excessiveblocksize=2000000000

These settings will take effect the next time your node is restarted.

The relevant node settings can be updated directly without restarting the node using the setblockmaxsize and setexcessiveblock RPC calls; however the bitcoin.conf file must still be updated as otherwise the new settings will be lost when the node next restarts.

Q: Why does Bitcoin Association recommend that I raise that hard cap setting on my node?

In the short term, it is evident that there is demand for bigger blocks and higher data capacity than currently available on the Bitcoin SV network. Raising the hard cap setting to the recommended 2 GB ensures that your node will continue to follow the longest chain and accept the larger blocks being produced on the network; eliminating the risk of being forked from the network.

In the long term, this is a key step towards a future for Bitcoin in which transactions fees are the primary contributor to the viability of the network. With the fixed subsidy amount per block halved approximately every four years (in the block reward halving events), miners must earn more in transaction fees to compensate for the increasingly lower fixed subsidy portion of the block reward. This is only possible through scaling the network with bigger blocks that hold more transactions and data, all while maintaining low transaction fees to facilitate genuine utility. This is how Satoshi Nakamoto designed Bitcoin to remain profitable for miners as they gradually shift to become transaction processors, and this is the path BSV is taking to fulfill the “Satoshi Vision.”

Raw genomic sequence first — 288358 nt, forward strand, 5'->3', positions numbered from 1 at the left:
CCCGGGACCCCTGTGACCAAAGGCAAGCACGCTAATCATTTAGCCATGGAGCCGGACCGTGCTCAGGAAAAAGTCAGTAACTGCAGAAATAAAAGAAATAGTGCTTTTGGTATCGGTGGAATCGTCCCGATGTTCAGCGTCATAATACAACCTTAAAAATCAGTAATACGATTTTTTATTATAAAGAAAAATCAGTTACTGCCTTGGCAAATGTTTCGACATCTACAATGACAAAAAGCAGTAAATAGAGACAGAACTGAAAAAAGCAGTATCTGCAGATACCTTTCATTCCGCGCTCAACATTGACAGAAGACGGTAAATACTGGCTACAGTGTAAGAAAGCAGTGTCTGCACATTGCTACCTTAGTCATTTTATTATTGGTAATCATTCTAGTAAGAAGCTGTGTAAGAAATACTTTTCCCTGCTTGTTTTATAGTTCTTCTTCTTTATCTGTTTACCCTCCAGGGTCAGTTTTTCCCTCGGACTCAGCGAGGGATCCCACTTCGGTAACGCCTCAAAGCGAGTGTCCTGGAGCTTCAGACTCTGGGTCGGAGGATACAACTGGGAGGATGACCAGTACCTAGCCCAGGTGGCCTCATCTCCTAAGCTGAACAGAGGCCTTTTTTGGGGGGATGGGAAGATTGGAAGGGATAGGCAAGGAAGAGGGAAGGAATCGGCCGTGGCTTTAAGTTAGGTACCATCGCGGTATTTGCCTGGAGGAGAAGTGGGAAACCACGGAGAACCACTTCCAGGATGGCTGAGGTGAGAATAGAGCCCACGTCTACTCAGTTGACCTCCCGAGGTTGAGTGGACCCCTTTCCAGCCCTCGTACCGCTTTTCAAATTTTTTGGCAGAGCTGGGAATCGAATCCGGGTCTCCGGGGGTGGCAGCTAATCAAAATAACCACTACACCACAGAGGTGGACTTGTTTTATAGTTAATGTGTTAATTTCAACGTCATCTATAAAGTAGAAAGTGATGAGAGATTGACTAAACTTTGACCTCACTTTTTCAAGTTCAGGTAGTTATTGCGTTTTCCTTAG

Q: What will happen if I do not raise the hard cap setting on my mining Bitcoin SV node?

Miners who remain with a hard cap setting below 2 GB are likely to be forked off the network when a block larger than 1 GB is mined, as their node will consider bigger blocks invalid and therefore will no longer follow the longest chain.

Q: As a mining node operator, if I raise the hard cap setting on my Bitcoin SV node, will my node attempt to produce blocks of that size?

No, raising the excessiveblocksize or hard cap setting on your node does not mean that your node will attempt to produce blocks of this size, rather, this is the largest-sized block that your node will accept from another miner.

The maximum sized block that your node will attempt to produce is determined using the blockmaxsize or soft cap setting. There is no need to change this setting unless the mining pool wishes to; however, doing so will maximise the potential rewards the mining pool will receive when mining larger blocks. Bitcoin Association recommends that miners wishing to attempt to produce blocks larger than 1 GB do not adjust this limit until after August 13, 2021.

NON-MINERS